Two: our advanced years mean we probably have seen each other around the scene, over the decades, even just as background extras in our personal dramas. This is hardly an aphrodisiac – if there was a spark, then why didn’t we say hello to each other before? The gold standard of club pickup is when it starts with an electrifying stare across a crowded room, that curiously freezing/sizzling locking of a gaze that is both challenge and come-on. Subtle conversation is out, when you have to shout. Getyourcoatlove.com.
The third reason middle-aged guys don’t hang out together at such a club is that, in my experience, practically all of them are trying to pick up someone younger. We keep our distance from each other, almost as if age is contagious. It’s a sexual arena, not a social one, and the rules are simple. They’re out to score, trying to look like a solitary silver-fox daddy, so don’t cramp their style.
And am I on the pull? Well, I’ve learned, for my sanity, to just not-think about it. Of course, I keep my eyes open, but I’ve not been noticed for years in that way in a gay club, I don’t blip the radar any more, and I’ve got used to it. When that started to happen, about ten or twelve years ago, I found it incredibly painful.
Loss of pulling power is no joke, when you believe that being able to pull can stop you feeling lonely. Now I realise, in some odd way, that it really doesn’t matter. Loneliness has nothing to do with whether or not you can score out at night. For someone young, however, that concept makes no sense. The giddiness of being on the dancefloor surrounded by crowds of potential lovers – throwing glances and curves and shapes and smiles, wondering who to encourage, who to play, who to ignore – that’s what it’s all about.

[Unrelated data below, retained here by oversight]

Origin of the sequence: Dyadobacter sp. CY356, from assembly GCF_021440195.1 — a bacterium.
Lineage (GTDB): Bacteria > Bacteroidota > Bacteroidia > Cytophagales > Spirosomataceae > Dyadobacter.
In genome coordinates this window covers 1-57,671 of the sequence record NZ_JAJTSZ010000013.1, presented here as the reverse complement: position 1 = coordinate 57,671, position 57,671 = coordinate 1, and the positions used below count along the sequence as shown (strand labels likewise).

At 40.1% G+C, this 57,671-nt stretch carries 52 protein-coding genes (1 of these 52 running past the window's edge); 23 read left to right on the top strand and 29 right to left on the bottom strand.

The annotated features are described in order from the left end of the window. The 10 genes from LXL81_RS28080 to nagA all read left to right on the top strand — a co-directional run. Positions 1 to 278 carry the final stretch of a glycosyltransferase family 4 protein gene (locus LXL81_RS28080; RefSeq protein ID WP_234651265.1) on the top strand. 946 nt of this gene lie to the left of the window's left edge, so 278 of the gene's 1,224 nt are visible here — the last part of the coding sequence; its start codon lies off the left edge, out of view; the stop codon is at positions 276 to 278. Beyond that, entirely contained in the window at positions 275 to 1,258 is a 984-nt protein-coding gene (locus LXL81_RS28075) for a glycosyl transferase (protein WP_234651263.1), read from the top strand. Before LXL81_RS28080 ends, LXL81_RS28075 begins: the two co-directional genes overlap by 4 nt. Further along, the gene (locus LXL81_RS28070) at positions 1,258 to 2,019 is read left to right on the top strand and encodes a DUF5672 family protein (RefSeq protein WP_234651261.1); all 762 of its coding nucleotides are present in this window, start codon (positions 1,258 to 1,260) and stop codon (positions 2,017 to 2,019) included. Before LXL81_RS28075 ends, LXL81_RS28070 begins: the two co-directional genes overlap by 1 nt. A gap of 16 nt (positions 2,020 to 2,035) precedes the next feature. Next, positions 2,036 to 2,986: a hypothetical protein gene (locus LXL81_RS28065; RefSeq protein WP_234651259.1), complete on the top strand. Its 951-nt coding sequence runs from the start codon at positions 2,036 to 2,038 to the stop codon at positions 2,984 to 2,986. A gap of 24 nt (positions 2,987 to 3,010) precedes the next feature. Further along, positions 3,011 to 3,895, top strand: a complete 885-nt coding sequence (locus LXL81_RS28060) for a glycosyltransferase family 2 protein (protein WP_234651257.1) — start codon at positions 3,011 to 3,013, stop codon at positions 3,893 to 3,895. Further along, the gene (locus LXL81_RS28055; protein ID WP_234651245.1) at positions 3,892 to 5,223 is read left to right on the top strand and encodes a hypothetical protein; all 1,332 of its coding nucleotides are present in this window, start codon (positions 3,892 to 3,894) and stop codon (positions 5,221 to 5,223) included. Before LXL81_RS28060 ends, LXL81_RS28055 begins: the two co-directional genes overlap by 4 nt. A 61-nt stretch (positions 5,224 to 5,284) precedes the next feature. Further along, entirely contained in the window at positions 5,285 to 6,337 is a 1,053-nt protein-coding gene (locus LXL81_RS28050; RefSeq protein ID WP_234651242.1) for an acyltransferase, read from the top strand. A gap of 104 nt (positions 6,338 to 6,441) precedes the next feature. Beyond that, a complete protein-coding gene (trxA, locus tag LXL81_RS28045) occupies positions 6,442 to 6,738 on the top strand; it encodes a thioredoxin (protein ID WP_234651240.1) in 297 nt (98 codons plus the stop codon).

Now, I just observe it all, as my younger friends are still enjoying all the fun of the fair. It’s not vicarious or sleazy – I really couldn’t be bothered. One of the wonderful things about being middle aged is you realize how lovers come and go, friends stay. And, over time, friends are far, far more fun. Last night, I had a ball – this is largely due to the fact that I get so much pleasure from dancing that I can happily spend hours on the floor if the DJ is on a roll. And yes, it’s a shame that everyone had eyes for everyone else but me, but fuck ‘em. Life’s too short. It really is as simple as that.